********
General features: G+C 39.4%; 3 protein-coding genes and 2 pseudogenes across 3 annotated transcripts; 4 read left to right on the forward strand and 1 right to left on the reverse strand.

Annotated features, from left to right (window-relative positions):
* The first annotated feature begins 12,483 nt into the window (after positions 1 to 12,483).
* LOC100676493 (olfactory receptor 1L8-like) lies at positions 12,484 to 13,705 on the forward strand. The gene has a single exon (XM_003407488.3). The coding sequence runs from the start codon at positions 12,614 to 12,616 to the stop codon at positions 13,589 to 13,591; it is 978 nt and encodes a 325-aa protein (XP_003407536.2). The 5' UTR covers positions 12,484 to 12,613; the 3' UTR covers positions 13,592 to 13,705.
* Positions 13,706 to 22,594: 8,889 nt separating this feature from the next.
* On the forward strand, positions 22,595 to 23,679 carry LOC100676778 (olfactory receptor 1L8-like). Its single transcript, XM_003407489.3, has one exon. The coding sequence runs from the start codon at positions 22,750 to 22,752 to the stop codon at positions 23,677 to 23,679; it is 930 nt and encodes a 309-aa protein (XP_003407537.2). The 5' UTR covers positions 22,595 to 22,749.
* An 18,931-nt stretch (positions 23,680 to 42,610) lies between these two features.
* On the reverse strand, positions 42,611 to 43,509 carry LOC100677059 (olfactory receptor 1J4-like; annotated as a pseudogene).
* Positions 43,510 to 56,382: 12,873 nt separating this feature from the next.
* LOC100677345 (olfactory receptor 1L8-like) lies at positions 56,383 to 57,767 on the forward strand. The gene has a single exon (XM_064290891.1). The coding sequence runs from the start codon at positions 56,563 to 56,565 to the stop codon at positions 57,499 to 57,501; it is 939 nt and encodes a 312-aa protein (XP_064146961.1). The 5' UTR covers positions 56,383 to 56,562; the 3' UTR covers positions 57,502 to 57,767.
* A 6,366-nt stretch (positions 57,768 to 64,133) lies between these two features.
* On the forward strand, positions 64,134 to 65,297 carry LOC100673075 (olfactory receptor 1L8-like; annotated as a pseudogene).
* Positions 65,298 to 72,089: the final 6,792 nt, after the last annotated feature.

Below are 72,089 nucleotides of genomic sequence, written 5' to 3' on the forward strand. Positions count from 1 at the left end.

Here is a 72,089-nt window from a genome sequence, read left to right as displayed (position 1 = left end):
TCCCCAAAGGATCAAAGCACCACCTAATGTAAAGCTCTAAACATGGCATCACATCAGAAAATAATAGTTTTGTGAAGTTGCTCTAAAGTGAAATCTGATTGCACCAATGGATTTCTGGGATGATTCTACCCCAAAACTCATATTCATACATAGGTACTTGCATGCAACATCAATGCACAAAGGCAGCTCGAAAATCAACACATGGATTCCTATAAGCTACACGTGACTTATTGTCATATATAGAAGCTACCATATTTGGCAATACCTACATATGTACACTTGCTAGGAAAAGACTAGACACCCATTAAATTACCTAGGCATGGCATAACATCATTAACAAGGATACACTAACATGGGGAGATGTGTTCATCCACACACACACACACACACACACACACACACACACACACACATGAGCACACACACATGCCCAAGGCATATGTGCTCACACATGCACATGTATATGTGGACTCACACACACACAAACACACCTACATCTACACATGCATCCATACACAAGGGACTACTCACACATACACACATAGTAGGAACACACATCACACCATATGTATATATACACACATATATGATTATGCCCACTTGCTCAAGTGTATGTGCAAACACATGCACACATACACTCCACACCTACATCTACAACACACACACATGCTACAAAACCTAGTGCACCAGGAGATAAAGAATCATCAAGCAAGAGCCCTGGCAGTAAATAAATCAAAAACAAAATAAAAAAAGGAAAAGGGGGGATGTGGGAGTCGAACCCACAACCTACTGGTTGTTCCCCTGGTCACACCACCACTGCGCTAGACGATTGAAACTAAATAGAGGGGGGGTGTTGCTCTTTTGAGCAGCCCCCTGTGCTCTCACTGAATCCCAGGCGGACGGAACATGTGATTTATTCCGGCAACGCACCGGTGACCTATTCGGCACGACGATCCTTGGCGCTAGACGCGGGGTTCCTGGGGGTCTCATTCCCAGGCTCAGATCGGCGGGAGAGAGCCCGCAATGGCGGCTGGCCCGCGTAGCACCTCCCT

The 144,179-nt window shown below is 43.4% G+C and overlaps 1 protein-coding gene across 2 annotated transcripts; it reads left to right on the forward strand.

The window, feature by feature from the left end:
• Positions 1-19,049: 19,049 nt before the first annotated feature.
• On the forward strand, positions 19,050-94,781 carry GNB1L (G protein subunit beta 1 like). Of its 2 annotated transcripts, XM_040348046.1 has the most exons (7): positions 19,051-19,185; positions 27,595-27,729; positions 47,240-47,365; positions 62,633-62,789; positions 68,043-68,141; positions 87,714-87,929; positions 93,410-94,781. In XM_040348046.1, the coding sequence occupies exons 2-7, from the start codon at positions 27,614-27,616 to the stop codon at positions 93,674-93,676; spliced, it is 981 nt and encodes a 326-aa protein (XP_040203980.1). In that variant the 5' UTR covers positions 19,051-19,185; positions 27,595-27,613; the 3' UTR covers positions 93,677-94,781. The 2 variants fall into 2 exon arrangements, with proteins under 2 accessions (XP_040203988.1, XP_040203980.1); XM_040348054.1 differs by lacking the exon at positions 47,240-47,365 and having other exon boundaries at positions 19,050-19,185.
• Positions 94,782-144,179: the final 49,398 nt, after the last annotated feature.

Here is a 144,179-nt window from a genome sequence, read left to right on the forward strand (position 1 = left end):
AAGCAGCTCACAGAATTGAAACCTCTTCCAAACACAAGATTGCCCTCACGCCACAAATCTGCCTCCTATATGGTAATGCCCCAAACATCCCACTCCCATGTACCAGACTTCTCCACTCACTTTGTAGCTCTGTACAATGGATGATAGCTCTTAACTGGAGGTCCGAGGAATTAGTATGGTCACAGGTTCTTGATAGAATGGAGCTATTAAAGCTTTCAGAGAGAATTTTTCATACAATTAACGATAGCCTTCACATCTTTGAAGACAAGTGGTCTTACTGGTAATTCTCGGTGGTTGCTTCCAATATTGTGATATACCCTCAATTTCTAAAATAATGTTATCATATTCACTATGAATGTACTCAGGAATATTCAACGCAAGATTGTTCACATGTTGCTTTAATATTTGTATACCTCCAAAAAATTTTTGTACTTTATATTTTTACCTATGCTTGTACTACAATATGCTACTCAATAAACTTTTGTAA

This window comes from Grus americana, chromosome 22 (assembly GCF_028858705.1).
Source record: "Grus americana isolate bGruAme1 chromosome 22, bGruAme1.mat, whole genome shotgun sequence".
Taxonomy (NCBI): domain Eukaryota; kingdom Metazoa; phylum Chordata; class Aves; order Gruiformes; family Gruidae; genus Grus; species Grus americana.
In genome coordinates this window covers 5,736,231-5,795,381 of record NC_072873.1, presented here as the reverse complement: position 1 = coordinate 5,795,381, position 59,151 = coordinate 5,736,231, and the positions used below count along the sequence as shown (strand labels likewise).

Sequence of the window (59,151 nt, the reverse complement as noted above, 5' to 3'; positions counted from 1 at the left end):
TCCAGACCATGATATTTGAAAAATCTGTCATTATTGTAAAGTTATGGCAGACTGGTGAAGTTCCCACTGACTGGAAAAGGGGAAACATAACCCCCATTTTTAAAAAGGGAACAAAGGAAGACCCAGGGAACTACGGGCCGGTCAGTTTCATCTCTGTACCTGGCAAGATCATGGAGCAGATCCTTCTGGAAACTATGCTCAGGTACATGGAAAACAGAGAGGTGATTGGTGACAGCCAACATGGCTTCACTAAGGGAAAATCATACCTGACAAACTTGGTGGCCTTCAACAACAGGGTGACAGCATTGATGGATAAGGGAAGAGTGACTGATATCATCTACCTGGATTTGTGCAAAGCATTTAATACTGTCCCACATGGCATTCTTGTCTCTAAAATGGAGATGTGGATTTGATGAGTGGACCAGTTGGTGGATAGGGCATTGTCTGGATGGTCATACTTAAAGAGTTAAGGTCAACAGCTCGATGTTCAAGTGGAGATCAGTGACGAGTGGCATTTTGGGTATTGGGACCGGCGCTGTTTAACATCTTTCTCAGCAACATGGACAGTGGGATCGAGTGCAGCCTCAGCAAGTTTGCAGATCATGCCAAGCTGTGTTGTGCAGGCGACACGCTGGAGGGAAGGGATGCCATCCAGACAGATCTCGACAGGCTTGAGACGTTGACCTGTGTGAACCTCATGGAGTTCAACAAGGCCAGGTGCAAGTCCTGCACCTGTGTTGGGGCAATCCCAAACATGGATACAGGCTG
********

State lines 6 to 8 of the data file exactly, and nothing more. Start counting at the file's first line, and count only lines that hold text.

* On the forward strand, positions 22,595 to 23,679 carry LOC100676778 (olfactory receptor 1L8-like). Its single transcript, XM_003407489.3, has one exon. The coding sequence runs from the start codon at positions 22,750 to 22,752 to the stop codon at positions 23,677 to 23,679; it is 930 nt and encodes a 309-aa protein (XP_003407537.2). The 5' UTR covers positions 22,595 to 22,749.
* An 18,931-nt stretch (positions 23,680 to 42,610) lies between these two features.
* On the reverse strand, positions 42,611 to 43,509 carry LOC100677059 (olfactory receptor 1J4-like; annotated as a pseudogene).